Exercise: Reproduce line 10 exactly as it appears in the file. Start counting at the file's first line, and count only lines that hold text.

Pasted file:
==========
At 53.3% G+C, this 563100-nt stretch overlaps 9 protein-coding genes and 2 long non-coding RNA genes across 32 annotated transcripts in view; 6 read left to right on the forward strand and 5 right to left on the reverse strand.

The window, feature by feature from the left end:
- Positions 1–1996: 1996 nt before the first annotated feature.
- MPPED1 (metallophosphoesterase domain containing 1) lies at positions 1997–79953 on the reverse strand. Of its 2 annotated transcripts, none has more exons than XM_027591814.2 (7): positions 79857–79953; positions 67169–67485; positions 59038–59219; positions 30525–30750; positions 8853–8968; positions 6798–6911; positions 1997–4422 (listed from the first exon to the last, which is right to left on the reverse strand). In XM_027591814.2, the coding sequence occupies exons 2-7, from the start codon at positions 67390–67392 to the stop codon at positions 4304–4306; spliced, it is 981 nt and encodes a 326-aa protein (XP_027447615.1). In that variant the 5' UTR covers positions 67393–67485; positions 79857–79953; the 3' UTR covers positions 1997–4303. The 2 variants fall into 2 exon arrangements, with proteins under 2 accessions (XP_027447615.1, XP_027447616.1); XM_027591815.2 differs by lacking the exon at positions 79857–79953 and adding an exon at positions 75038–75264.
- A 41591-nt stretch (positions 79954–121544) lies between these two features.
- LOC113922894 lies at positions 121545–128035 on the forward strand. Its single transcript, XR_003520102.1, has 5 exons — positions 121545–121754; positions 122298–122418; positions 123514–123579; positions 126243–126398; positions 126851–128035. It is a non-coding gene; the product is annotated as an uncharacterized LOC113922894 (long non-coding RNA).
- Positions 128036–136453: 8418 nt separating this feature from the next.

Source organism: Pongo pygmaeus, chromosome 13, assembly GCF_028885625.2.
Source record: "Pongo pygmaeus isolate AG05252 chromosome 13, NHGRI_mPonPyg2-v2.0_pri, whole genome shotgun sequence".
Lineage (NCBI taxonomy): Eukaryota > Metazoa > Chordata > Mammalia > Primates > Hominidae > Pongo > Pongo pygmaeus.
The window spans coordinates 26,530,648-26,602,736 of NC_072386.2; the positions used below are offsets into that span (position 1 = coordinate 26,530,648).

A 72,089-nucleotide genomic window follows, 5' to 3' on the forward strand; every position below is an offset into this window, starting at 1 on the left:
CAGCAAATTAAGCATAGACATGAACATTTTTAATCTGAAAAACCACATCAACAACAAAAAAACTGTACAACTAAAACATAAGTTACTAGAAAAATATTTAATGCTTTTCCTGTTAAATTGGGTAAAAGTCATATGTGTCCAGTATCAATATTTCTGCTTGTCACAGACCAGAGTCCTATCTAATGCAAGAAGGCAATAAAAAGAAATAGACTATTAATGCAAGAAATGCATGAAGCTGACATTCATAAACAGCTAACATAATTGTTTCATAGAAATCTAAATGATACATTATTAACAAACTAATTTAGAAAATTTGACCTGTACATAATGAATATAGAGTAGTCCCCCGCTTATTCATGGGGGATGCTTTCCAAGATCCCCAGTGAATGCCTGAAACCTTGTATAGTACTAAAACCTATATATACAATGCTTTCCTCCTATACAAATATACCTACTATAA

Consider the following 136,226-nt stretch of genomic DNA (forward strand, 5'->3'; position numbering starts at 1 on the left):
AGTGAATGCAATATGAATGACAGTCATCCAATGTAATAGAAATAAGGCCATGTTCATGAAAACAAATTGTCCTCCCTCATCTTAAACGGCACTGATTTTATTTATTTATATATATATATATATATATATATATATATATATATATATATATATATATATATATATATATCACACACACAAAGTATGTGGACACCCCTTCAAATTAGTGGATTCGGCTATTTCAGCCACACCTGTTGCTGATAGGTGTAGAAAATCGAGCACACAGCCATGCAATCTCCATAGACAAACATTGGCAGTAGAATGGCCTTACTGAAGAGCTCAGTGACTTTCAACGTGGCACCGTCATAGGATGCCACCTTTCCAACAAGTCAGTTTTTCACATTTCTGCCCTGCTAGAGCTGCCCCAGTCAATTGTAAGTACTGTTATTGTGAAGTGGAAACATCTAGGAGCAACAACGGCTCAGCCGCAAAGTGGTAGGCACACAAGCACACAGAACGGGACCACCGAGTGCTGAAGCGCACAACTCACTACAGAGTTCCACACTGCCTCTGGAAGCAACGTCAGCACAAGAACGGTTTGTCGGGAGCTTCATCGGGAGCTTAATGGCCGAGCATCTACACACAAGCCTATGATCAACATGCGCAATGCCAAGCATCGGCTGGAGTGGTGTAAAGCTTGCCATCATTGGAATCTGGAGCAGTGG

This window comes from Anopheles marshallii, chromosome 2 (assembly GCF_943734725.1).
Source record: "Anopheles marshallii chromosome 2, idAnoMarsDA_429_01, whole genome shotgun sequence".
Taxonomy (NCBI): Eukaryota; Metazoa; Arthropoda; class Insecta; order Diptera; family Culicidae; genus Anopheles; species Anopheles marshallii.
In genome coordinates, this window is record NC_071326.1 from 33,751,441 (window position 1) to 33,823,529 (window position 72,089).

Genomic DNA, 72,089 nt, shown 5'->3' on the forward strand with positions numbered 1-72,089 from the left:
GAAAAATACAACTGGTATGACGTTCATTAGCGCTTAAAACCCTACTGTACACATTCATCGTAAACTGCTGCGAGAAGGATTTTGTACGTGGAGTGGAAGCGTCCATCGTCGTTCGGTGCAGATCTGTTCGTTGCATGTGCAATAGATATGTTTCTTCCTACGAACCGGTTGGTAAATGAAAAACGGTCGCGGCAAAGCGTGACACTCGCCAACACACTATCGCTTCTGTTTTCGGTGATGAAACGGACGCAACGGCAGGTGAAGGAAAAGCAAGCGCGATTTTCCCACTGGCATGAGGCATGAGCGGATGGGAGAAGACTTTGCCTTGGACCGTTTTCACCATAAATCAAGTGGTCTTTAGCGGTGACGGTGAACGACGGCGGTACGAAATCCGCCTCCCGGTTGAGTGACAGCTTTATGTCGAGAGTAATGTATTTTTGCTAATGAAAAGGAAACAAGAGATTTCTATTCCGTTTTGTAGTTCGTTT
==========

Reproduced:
Lineage (NCBI taxonomy): Eukaryota > Metazoa > Chordata > Mammalia > Primates > Hominidae > Pongo > Pongo pygmaeus.